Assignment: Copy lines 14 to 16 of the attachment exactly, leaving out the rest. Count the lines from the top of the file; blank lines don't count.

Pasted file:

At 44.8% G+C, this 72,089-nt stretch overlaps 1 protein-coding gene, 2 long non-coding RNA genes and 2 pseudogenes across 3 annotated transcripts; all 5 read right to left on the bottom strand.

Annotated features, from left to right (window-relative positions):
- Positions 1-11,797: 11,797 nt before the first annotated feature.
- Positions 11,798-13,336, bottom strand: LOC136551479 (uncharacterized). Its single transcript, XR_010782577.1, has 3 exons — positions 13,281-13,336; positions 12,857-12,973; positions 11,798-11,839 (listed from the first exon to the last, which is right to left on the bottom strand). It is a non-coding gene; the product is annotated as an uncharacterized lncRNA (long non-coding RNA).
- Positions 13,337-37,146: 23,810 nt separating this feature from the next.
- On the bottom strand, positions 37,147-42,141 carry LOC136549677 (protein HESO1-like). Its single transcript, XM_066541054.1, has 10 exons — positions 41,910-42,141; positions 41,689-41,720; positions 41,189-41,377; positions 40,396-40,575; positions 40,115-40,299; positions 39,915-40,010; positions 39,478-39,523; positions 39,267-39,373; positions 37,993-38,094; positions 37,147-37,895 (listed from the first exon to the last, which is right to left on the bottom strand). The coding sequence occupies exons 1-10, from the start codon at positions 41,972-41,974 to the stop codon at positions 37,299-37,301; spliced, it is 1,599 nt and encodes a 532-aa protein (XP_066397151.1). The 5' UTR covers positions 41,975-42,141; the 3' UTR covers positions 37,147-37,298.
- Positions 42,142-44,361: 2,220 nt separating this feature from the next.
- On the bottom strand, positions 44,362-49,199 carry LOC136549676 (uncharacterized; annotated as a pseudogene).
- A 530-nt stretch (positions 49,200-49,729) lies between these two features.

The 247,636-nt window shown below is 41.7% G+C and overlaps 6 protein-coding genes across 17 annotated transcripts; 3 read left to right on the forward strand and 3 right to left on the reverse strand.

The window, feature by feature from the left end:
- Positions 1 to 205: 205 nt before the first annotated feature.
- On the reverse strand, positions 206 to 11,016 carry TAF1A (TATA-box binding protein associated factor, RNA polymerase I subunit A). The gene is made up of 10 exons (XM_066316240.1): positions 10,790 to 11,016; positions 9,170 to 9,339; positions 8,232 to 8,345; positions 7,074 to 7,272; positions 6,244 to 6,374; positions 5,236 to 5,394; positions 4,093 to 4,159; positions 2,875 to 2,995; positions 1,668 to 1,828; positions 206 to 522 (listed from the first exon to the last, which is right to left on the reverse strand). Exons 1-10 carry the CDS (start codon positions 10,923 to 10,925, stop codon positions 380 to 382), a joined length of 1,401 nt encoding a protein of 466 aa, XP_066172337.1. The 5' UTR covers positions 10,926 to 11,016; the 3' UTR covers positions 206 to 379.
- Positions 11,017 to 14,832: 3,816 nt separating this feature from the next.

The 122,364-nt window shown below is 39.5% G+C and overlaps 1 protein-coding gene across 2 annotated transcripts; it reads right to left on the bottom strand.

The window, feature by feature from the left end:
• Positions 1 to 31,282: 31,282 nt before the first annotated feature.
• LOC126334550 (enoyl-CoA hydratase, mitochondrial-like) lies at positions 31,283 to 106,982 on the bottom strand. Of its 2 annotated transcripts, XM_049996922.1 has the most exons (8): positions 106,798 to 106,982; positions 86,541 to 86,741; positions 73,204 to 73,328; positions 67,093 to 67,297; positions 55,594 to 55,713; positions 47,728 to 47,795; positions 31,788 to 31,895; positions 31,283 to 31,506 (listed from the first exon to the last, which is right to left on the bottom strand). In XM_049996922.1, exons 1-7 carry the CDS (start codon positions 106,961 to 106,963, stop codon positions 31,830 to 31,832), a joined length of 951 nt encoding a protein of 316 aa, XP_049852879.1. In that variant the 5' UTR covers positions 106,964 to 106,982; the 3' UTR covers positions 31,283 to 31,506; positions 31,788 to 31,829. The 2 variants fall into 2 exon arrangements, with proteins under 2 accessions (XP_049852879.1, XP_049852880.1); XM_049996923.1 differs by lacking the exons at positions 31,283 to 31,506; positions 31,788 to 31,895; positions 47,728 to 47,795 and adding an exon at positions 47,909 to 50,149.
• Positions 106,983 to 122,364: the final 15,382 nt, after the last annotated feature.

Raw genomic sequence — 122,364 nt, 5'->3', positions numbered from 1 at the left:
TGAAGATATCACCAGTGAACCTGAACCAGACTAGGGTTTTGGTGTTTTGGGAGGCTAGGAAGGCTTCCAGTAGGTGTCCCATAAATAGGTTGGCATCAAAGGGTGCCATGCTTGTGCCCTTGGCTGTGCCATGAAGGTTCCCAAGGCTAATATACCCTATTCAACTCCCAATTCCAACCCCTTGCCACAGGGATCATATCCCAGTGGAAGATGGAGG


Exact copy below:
- Positions 11,017 to 14,832: 3,816 nt separating this feature from the next.

The 122,364-nt window shown below is 39.5% G+C and overlaps 1 protein-coding gene across 2 annotated transcripts; it reads right to left on the bottom strand.

The window, feature by feature from the left end: